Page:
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A Response to the History Channels Bible Secrets Revealed

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Cargill of the 'niversity of (owa) %he e$isode may be viewed here)

n the evening of November 13, 2013, the History

Channel debuted a new series entitled Bible Se rets !evealed" o#$rodu ed by noted s holar of Se ond %em$le &udaism !obert *nti i$ation ran high) %he $rogram was su$$osed to be a hard and honest loo+ at the Bible from some of the most notable ,and notorious- figures in Bibli al s holarshi$ su h as Bart .hrman, /ar+ 0ooda re, Candida /oss, and !e1a *slan) %he dis laimer at the beginning of the $rogram $romised a fair $resentation of multi$le view $oints, stating, %his $rogram e2$lores the mysteries of the Bible from a variety of histori al and theologi al $ers$e tives whi h have been debated for enturies)" Su h a dis laimer, usually alerting viewers to gra$hi violen e and se2ual ontent not suitable for hildren, should have warned the unsus$e ting $ubli that the ontent to be $resented was anything but a variety of histori al and theologi al $ers$e tives)" (n fa t, the $rogram revealed a heavily anti#religious and s$e ifi ally an anti#Christian bias, where a multi$li ity of view $oints was e2 hanged for a singular ideology aimed at dis rediting religious faith in the Bible) (t soon be ame a$$arent that what was su$$osed to be a $resentation of the best of ob3e tive, se ular bibli al s holarshi$ was anything but ob3e tive) 4eading 5uestions suggested the most absurd on lusions, and half#truths mas+ed the real ob3e tivity found in se ular s holarshi$, whi h is a$able of being fair and res$e tful of religious faith) (n what follows, ( will e2amine many of the laims made by the first e$isode of Bible Se rets !evealed" and then dis uss a $arti ular 6rthodo2 Christian res$onse)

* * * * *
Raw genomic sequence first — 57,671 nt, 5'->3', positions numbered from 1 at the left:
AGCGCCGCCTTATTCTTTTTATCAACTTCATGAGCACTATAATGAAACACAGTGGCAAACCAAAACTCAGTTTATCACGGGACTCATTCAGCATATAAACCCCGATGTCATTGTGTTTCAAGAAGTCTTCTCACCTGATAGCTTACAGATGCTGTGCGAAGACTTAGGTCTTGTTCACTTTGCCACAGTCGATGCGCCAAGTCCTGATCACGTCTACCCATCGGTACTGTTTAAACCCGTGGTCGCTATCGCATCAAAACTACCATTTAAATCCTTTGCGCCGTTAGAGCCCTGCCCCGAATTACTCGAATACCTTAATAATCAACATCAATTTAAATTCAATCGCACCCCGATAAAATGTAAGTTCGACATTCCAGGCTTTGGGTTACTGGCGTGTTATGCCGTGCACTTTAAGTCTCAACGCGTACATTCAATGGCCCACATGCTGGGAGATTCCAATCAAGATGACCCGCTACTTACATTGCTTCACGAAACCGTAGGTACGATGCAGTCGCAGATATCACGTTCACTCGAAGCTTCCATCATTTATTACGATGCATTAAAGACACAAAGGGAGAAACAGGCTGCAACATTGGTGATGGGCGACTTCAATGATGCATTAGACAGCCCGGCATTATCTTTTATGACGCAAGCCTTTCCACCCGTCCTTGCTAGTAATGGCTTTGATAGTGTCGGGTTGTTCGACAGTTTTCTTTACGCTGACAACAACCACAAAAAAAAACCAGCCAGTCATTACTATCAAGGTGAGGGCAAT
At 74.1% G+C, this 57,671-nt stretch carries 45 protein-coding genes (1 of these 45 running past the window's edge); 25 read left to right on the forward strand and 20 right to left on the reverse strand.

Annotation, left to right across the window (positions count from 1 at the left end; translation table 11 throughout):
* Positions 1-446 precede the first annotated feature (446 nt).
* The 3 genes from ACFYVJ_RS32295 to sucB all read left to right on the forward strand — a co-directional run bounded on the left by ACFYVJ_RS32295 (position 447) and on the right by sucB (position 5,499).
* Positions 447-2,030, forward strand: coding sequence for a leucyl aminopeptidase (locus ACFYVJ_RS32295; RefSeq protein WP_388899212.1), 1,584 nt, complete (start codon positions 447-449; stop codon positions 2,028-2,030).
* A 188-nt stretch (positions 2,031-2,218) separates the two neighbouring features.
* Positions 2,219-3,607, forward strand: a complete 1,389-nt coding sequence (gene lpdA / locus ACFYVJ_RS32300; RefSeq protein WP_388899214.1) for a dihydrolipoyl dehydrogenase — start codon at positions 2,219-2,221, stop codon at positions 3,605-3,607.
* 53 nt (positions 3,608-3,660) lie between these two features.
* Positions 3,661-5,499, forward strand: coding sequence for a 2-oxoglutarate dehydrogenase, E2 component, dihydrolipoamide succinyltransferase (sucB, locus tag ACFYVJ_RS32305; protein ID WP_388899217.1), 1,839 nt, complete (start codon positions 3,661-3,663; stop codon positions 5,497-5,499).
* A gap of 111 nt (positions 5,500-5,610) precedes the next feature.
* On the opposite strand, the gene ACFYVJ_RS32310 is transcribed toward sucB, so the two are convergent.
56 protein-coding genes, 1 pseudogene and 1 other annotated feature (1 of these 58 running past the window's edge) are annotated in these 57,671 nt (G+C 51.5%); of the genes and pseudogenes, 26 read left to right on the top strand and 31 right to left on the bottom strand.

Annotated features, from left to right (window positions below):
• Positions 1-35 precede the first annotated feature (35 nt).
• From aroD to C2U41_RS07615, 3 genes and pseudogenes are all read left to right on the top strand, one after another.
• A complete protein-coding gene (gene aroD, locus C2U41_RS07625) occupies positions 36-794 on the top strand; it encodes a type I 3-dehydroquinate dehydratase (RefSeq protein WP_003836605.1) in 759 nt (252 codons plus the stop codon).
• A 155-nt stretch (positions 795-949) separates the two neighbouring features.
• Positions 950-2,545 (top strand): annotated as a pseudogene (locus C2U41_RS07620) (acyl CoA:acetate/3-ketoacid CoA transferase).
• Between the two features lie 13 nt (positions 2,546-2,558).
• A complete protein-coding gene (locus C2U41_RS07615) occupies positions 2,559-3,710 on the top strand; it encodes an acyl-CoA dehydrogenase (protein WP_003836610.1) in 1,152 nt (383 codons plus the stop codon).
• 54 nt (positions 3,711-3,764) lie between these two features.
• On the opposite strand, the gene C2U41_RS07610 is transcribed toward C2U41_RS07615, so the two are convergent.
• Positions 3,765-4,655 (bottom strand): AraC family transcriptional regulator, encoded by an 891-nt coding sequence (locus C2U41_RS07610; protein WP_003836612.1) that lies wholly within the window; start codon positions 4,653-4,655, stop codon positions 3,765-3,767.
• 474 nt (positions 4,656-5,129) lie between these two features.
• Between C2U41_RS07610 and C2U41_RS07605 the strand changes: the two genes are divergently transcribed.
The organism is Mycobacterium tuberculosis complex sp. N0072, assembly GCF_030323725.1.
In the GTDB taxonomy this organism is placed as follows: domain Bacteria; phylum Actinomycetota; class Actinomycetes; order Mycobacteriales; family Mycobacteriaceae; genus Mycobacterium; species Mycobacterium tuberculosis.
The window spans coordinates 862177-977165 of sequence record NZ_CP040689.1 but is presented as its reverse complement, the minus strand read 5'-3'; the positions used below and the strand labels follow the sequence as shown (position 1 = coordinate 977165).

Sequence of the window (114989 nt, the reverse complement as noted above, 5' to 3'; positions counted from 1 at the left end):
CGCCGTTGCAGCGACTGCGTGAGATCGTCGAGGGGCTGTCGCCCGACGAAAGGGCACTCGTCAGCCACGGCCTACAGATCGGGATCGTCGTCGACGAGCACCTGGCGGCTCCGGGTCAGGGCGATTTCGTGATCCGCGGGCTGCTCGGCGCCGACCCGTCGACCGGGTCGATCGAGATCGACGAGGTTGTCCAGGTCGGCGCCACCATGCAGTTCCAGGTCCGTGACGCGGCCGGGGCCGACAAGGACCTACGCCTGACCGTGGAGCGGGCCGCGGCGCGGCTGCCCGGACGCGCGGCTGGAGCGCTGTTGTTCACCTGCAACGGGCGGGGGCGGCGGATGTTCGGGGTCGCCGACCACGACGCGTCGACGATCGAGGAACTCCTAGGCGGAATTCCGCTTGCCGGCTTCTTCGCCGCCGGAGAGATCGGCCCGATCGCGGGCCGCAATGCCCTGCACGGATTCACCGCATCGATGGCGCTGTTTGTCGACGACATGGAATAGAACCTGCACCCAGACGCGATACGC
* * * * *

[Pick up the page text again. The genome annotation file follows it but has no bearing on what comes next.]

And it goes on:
%he $rogram begins with a leading 5uestion, Has the Bible been translated, edited, and even ensored so many times that its original stories have been om$romised by time7" *t the outset, we find the ideologi al stan e of the $rogram, a notion that $ervades se ular views of religion as well as many of the religious themselves, namely that the only truly legitimate and valuable stories of the Bible are original," untou hed by reda tor or leri ) (t is assumed that any story" whi h has lost its su$$osed original" histori al a ura y is not valuable to the $erson of faith) (n other words, the only value the Bible ould $ossibly offer is what is original and untou hed by later religious ideology) 8urthermore, the narrator as+s the leading 5uestion, (s the Holy Bible the ins$ired word of an almighty 0od, or a olle tion of stories authored by a number of largely anonymous men7" Su h a statement unfairly assumes that divine ins$iration must involve verifiable authorshi$) 9hile a segment of religious $ersons may indeed believe this, it is by no means shared by others who have no $roblem with divinely ins$ired, anonymous authors)